The German Corpse Factory

A Study in First World War Propaganda

Stephen Badsey

'The German Corpse Factory' is one of the most famous and scandalous propaganda stories of the First World War. It has been repeated many times down to the present day as the prime example of the falsehood of British wartime propaganda. But despite all the attention paid to it, the full story has never been properly told. In Spring 1917, parts of t
Date Published :
October 2019
Publisher :
Helion and Company
Language:
English
Series :
Wolverhampton Military Studies
Illustration :
no illustrations
Format Available    QuantityPrice
Paperback
ISBN : 9781911628279
Pages : 327
Dimensions : 9 X 6 inches
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+
Available
$39.95
Hardback
ISBN : 9781913118549
Pages : 180327
Dimensions : 9 X 6 inches
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+
Available
$59.95

Overview
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The German Corpse Factory is one of the most famous and scandalous propaganda stories of the First World War. It has been repeated many times down to the present day as the prime example of the falsehood of British wartime propaganda. But despite all the attention paid to it, the full story has never been properly told. In Spring 1917, parts of the British press claimed that Germany was so short of essential fats and glycerin that the German Army was being forced to boil down the bodies of its own dead soldiers, causing a brief scandal of accusation and counteraccusation, including the claim that the story was the invention of the British official propaganda organizations.

Behind the scenes, British propaganda experts opposed exploiting the story as it was obviously false, and contrary to their basic principles of never telling an obvious lie in an official statement. But at the time, the British government refused to deny that the 'German Corpse Factory' might really exist. In 1925 the scandal re-erupted in New York, when the former head of British military intelligence on the Western Front, in the United States on a speaking tour, was quoted in newspapers as having confessed to making the whole German Corpse Factory story up, a claim that he immediately denied. As a gesture of friendship on the occasion of the Locarno treaties, the British government now accepted the German government position that the story was a lie, but in fact neither government knew what had really happened in 1917.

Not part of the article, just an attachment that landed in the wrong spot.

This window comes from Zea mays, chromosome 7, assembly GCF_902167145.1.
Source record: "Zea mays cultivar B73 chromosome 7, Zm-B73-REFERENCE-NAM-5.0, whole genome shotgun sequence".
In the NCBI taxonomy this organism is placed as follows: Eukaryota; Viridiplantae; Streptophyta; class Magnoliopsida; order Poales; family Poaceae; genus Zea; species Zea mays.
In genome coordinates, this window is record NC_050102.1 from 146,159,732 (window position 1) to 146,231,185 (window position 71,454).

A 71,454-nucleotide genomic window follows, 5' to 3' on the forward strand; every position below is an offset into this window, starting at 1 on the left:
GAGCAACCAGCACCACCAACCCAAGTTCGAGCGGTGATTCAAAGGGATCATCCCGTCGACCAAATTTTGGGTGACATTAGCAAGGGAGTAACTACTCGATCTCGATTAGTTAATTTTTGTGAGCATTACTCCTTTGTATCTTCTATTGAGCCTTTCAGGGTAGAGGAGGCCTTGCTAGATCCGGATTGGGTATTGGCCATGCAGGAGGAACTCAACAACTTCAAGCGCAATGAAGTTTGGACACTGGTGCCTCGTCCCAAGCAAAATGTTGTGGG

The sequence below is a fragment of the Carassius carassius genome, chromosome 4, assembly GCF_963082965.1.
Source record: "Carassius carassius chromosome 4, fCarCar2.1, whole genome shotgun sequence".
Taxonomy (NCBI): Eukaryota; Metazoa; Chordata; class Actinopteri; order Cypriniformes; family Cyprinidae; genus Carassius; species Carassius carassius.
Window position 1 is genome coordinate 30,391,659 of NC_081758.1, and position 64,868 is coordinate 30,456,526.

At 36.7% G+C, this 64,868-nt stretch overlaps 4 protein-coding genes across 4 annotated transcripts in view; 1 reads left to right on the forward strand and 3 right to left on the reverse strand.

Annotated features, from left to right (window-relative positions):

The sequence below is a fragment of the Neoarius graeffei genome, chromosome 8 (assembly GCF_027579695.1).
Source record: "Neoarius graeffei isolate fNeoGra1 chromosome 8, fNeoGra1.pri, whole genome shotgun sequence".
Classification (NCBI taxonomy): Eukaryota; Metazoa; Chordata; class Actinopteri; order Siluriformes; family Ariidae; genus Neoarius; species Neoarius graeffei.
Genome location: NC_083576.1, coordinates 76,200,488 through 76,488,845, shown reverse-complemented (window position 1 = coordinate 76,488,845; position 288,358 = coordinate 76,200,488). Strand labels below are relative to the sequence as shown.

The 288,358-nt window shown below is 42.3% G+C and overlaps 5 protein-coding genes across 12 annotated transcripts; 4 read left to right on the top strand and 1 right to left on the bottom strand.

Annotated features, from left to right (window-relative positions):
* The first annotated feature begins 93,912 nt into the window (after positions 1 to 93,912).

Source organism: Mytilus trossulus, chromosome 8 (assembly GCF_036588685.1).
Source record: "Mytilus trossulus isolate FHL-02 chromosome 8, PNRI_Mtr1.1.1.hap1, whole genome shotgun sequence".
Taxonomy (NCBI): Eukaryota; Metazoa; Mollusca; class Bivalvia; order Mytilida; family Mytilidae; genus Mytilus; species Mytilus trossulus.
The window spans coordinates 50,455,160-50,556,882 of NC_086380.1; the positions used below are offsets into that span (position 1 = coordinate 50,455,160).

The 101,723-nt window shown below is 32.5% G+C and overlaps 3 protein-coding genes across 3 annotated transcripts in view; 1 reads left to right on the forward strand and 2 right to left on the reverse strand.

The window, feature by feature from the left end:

This book provides the answers to these questions according to the best historical evidence available. It uses the scandal of the 'German Corpse Factory' as a case-study to explore the true nature of British official propaganda and its organizations in the First World War, including the events of 1917 and who might really have been responsible for the story. It also shows how this brief episode was taken up by the German government after 1918, and by interest groups in Britain and the United States after 1925, to paint a false picture of British propaganda, with far-reaching consequences for the peace of Europe, and for our subsequent understanding of the First World War.

About The Author
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Stephen Badsey MA (Cantab.) PhD (Cantab.) FRHistS is currently Professor of Conflict Studies at the University of Wolverhampton in the UK. Educated at Cambridge University, he has previously held positions at the Imperial War Museum in London, the British Broadcasting Corporation, and the Royal Military Academy Sandhurst, as well as various universities in the UK and overseas. An internationally recognized expert on British military history from the mid-19th century to the present day, he is a specialist on military ideas, and on propaganda and military-media relations in wartime. He has advised or addressed numerous academic, military and government organizations, his writings have been translated into five languages, and he appears frequently on television and in other media. He is the Series Editor of the Wolverhampton Military Studies Series of books for Helion.

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